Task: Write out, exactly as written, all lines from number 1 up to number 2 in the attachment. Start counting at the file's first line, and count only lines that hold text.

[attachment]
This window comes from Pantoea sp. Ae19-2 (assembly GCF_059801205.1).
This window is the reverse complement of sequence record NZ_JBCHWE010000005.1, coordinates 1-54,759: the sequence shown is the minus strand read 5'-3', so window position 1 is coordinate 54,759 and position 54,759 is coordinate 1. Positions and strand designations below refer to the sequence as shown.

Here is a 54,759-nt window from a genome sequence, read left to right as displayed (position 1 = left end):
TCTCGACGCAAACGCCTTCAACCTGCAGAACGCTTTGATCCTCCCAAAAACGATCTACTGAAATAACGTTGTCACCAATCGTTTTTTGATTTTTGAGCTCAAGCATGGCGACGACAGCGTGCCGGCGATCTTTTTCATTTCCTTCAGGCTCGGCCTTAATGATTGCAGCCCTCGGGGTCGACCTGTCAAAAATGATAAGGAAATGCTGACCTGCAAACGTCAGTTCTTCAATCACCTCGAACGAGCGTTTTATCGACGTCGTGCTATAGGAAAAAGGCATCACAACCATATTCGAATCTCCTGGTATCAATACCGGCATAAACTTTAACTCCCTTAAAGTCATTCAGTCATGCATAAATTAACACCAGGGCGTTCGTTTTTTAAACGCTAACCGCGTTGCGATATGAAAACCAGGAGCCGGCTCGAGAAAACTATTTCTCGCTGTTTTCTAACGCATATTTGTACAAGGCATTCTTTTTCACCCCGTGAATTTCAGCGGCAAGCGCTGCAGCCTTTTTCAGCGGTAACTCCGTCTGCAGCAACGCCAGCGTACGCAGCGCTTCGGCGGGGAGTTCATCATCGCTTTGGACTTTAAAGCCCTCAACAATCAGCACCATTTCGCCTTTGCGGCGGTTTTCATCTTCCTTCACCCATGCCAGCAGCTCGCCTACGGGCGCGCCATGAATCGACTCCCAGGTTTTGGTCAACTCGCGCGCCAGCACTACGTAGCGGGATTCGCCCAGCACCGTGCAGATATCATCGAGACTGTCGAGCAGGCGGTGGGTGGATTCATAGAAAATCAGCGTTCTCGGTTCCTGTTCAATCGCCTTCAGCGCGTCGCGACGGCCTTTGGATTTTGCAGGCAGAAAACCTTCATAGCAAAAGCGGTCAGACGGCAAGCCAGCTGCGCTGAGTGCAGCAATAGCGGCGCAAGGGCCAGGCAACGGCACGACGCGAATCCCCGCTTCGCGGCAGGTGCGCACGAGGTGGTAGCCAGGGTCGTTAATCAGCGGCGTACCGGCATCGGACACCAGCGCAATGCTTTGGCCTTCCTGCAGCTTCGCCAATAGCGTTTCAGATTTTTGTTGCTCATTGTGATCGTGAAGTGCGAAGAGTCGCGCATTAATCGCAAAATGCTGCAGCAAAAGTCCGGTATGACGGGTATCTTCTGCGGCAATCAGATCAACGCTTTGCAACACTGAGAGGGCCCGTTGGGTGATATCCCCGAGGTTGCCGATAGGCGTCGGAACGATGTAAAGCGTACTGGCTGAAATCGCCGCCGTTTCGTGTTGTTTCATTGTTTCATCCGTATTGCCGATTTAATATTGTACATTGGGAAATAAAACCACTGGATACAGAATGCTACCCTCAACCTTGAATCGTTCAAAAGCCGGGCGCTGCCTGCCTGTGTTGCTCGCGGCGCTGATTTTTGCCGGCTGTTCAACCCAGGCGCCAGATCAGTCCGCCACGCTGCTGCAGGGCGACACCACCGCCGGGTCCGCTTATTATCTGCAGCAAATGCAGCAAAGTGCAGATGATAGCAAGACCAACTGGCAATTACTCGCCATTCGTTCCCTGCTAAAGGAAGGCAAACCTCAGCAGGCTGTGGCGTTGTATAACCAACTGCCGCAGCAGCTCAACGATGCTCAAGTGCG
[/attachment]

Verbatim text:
This window comes from Pantoea sp. Ae19-2 (assembly GCF_059801205.1).
This window is the reverse complement of sequence record NZ_JBCHWE010000005.1, coordinates 1-54,759: the sequence shown is the minus strand read 5'-3', so window position 1 is coordinate 54,759 and position 54,759 is coordinate 1. Positions and strand designations below refer to the sequence as shown.